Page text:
Various expressions have been described by various authors to model the failure of a laminated rock. Jaeger and Cook (1979) developed an expression assuming that the failure of a laminated rock body is given by shear; this expression properly models the failure behavior in laminated sandstone. Walsh and Brace (1964) developed expressions for predicting the anisotropic stress of laminated rocks depending on whether the fractures contained in the rock were long or short. Anisotropy in shale was modeled on the expression of McLamore and Gray (1967). Furthermore, Hoek (1983) modified the Jaeger and Cook (1979) model by way of a regression method to predict anisotropic stress in coal. Subsequently, Donath (1972), based on the criterion of Jaeger and Cook (1979) developed empirical expressions for cohesion and angle of internal friction as per the angle of operation β (angle between the minimum principal stress, and the plane of weakness), while the most general expression for all types of rock was presented by Ramamurthy (1993). Subsequently, Zhang (2005) presented two different ratios for failure resistance: normal resistance (provided by the Mohr Coulomb criterion), when the failure occurs through the planes of weakness, and plane of weakness stress, (Jaeger & Cook criterion), when failure occurs along the plane of weakness.
The criterion of Jaeger and Cook (1979) was selected in order to develop the method proposed in this paper; an approach that differs from those already mentioned, because it is the only one determined theoretically and that, according to the literature, is the most appropriate for modeling anisotropy in rock containing planes of weakness.
Although the literature reports various criteria and studies developed by various authors, a method by which to determine collapse pressure in a well when there is lamination in the formation is not proposed in a clear manner; therefore, in this study we designed and applied a step by step method to determine collapse pressure in order to more precisely identify the more stable collapse pressures, taking into account the planes of weakness.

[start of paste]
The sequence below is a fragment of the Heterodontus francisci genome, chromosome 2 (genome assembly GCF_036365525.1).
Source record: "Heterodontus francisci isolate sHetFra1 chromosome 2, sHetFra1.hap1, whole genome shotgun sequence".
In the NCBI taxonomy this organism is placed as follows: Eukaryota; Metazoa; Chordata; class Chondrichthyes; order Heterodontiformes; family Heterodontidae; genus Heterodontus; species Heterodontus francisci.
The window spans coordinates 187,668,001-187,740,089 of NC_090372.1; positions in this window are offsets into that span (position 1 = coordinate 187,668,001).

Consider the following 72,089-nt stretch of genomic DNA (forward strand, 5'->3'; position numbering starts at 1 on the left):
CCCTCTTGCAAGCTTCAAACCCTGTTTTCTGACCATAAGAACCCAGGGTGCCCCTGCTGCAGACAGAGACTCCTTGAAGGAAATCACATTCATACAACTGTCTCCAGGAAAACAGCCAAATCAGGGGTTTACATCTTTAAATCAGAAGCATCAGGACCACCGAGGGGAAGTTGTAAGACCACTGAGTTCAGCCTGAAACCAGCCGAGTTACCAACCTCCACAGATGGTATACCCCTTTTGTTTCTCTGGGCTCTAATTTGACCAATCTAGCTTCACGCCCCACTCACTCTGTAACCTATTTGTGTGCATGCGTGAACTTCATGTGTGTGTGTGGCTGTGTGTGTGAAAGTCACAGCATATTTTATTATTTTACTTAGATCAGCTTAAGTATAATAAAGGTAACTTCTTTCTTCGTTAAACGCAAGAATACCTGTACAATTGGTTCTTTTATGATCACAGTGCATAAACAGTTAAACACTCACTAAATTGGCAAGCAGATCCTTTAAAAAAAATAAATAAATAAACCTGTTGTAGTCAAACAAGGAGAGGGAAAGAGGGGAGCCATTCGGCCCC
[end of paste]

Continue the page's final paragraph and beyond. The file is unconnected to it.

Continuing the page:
2. THEORETICAL FRAMEWORK
In order to understand the differences between a homogeneous and isotropic formation, and a formation that contains planes of weakness, we present below the models of Mohr Coulomb, and Jaeger and Cook (1979).
Failure Model for Homogeneous and Isotropic Formations (Mohr Coulomb)
This criterion is the most used in failure modeling for isotropic and homogeneous rock; it assumes that if a rock core is subjected to containment stresses σ'1 and σ'3, they generate a normal stress σN normal stress and a shear stress ts (Equations 1 and 2) in a specific plane to which the rock will experience the failure as per angle θM which can be modeled by the expression θf = 45° + ΦR / 2, where ΦR is the internal friction angle of the rock when intact. (Figure 1a).
Failure in the rock will occur when Mohr's failure envelope (Equation 3) touches Mohr's circle at point P, at its respective failure angle θf (Figure 1b), point at which the failure in the rock is generated relating Equations 1, 2 and 3, and it is known as the Mohr Coulomb failure criterion (Equation 4).
Failure Model for Formations that contain planes of weakness (Jaeger & Cook, 1979)
This is the only criterion established in a theoretical manner, Jaeger and Cook (1979); as of the Mohr Coulomb criterion by assigning specific cohesion properties (Cw) and properties of internal friction angle (ΦW) to the planes of weakness in the rock, so the failure envelope for the planes of weakness will be:
where Cw and ΦW are cohesion and internal friction angle for a specific plane of weakness. In order to calculate the values of Cw and ΦW, it is necessary to count on direct cut laboratory tests, which allows the failure of the rock in the direction of the planes of weakness, as described by Mantilla and Reyes (2009).
Equation 6 presents the Jaeger and Cook (1979) criterion where μw = tan (φw) is the internal friction coefficient and β is known as the operation angle (Figure 2a), defined as the angle between the plane of weakness and the minimum applied stress (σ'3).
Figure 3 shows the way in which rock resistance varies depending on the operation angle for the Jaeger and Cook (1979) criterion (Equation 6) as per the gray curve and the Mohr criterion (Equation 4), provided by the black horizontal line.
Depending on the operation angle β, there are two means of failure of a laminated rock: through the rock (if β is any angle that is not between β1 and β2), or, along the planes of weakness (if β is between β1 and β2), as shown in Figure 2b, where the shadowed area represents the failure envelope of the plane of weakness which was overcome by the Mohr circle, region that is limited by angles β1 and β2. These angles β1 and β2 can be calculated equaling Equations 4 and 6. On another point, Figure 3 also shows that there is a minimum failure stress (σ1min) due to the angle βσmin and where in this point β = θf is fulfilled.